Skylines (Skylin3s) (2020)

Skylines (Sklyin3s) first published by

As Critters 4 (1992), Hellraiser: Bloodline (1996), Leprechaun 4: In Space (1996) and Jason X (2001) have taught us, the laws of cinema dictate that all gonzo franchises will eventually lose their grip on any kind of grounding reality and end up in space. Colin and Greg Strause’s Skyline (2010) came with this anti-gravitational trajectory built in, as alien invaders vacuumed humans up into the air to ‘harvest’ their brains for food and fuel – but it was only at the end of its sequel Beyond Skyline (2017), written and directed by the original film’s co-writer Liam O’Donnell, that human characters would promise to take the fight back to the aliens on their home turf far away from Earth. Similar promises closed Nimród Antal’s Predators (2010), Roland Emmerich’s Independence Day: Resurgence (2016) and Steven S. DeKnight’s Pacific Rim: Uprising (2018), without ever materialising – but now Liam O’Donnell’s trilogy closer Skylines (Skylin3s) has the ambition to go there, considerably broadening the perspective of a series that started in an Los Angeles condo with a view, before going international, and now interplanetary.

Five years ago, Rose Corley (Lindsey Morgan), a human born on an alien spaceship with exceptional powers, saw off the alien Armada and ended the enslavement of human-alien hybrid ‘Pilots’ to the alien will. Now a disease is infecting the Pilots, causing them, as General Radford (Alexander Siddiq) puts it, to “revert to their base biology” so that “they’ll go right back to ripping our bloody brains out”. Rose is recruited to join a mission aboard an alien ‘Harvester’ vessel to the distant planet Cobalt 1, where Radford and a small military crew – including Rose’s Pilot brother Trent (Jeremy Fitzgerald) and hunter Leon (Jonathan Howard) – seek to retrieve a MacGuffin-like ‘core drive’ that they hope will provide energy for a cure. “This is no war,” crew member Zhi (Cha-Lee Yoon) assures Rose, “This is a heist.”  Yet once they reach the blue planet, loyalties will be tested hard, as Rose is drawn to her alien origins, and several of the soldiers pursue a hidden agenda.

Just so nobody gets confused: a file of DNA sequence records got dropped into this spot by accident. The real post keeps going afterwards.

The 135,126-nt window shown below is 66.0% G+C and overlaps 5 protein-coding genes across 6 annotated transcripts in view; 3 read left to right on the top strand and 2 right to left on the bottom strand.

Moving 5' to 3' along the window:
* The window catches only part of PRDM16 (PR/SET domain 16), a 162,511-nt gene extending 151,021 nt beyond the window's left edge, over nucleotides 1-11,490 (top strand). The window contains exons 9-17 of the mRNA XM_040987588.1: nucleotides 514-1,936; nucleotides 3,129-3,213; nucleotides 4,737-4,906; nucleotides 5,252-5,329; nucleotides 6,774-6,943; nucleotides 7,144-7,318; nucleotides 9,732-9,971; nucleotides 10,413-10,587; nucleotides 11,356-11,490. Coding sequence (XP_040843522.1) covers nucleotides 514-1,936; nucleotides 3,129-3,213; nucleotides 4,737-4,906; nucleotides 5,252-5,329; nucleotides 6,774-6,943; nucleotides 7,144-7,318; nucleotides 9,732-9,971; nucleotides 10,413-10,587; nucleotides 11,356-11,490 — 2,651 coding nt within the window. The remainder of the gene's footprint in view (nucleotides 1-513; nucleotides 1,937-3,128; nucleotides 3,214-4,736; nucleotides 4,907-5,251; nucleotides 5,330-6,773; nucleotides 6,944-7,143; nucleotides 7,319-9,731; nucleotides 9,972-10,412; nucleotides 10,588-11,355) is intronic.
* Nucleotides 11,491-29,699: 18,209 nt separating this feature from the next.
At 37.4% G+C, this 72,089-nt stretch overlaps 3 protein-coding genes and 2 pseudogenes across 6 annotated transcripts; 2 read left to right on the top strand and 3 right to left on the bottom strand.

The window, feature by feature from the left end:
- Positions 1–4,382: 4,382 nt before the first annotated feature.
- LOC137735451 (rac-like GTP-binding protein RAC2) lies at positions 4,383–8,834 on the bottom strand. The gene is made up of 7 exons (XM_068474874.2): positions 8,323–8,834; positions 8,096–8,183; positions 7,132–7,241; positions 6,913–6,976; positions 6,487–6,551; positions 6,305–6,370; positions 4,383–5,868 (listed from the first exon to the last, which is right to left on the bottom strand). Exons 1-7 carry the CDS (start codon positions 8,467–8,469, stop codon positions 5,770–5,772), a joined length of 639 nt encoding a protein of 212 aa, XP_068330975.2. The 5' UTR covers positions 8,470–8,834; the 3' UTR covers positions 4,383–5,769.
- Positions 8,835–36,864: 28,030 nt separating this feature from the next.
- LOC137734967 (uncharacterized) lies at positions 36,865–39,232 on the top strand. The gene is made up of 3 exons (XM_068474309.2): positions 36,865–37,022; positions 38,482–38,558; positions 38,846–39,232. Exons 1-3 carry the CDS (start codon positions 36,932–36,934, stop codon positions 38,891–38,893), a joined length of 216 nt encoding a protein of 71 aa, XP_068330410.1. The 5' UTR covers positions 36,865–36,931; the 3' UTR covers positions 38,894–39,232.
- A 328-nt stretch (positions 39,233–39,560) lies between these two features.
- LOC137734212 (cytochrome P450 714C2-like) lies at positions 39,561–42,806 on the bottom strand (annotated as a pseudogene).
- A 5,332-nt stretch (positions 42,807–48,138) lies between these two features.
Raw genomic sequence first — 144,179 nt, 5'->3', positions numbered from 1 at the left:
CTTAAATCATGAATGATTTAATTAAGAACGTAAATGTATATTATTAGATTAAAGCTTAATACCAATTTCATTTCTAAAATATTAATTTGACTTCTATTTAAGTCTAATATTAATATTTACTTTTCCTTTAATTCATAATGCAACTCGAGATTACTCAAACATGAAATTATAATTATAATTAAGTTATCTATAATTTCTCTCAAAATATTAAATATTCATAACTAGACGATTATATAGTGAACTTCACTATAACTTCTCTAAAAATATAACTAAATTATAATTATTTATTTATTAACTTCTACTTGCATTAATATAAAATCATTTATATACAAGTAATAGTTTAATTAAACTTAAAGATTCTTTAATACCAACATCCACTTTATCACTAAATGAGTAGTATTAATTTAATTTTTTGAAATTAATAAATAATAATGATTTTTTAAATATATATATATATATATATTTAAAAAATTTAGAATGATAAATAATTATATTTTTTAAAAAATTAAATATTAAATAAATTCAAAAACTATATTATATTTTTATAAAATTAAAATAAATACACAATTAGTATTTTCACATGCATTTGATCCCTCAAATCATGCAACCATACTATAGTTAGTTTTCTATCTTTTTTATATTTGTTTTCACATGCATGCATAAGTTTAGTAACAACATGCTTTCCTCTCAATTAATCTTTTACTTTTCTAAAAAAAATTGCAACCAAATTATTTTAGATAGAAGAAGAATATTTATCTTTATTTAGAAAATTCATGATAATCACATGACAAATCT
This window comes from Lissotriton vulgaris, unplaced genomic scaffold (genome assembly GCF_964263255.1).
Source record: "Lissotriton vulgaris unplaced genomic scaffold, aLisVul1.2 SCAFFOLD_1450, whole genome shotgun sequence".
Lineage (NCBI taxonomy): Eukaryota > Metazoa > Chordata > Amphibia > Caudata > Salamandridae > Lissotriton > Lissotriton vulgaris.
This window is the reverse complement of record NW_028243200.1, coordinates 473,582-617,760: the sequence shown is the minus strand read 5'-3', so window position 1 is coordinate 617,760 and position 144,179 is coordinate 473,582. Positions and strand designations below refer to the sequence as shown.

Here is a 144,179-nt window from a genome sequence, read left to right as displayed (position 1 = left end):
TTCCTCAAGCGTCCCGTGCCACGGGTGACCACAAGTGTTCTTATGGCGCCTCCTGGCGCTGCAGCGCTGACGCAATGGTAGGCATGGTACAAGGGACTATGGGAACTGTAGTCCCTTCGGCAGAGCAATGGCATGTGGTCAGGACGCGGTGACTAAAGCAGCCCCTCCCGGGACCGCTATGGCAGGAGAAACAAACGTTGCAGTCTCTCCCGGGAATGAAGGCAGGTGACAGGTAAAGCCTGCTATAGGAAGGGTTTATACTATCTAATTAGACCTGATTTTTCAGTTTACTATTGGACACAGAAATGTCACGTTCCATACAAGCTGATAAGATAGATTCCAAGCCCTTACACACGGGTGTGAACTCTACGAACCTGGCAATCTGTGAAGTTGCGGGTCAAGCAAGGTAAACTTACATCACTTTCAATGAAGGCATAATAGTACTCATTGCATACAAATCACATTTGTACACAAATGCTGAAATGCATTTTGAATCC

While continuing the saga of the previous two Skyline films, Skylin3s also draws heavily on elements from James Cameron’s Aliens (1986), David Twohy’s Pitch Black (2000) and especially Neil Blomkamp’s District 9 (2009). For here, the aliens are not only terrifying creatures in the dark, but also migrants whose assimilation or exclusion is a measure of our own humanity (or monstrosity). Herself a hybrid who, like Hellboy, is caught between human allegiances and an alien destiny, Rose finds her own internal conflicts reflected in the tensions between the human, aliens and hybrids all around her (including some mutated forms not seen in previous Skyline films). 

These tensions are palatably expressed through kickass action (using a range of conventional guns and blades, and some weird extra-terrestrial weapons), even as the film explores different ways – some more humane, others less so – of treating Otherness. For here characters display a range of behaviours all familiar from recent history, with some willing to embrace and accommodate the aliens among them, and others preferring to annihilate them in a high-powered Holocaust. So Skylin3s is always casting its eye back to the tribal, interracial politics of Earth, much as it keeps cutting away from Cobalt 1 to the efforts of London-based Dr Mal (Rhona Mitra) to find a vaccine. It is an amped-up, cheesy space action adventure, and while its genre tropes are low, it takes them as high as they will go. And in a neat piece of ring composition, if the trilogy began with a man’s anxieties about approaching paternity, it ends with a woman’s quest for daddy.

Summary: Liam O’Donnell’s cheesy space action adventure trilogy-closer explores the monstrousness in humanity, and the humanity in Otherness

Anton Bitel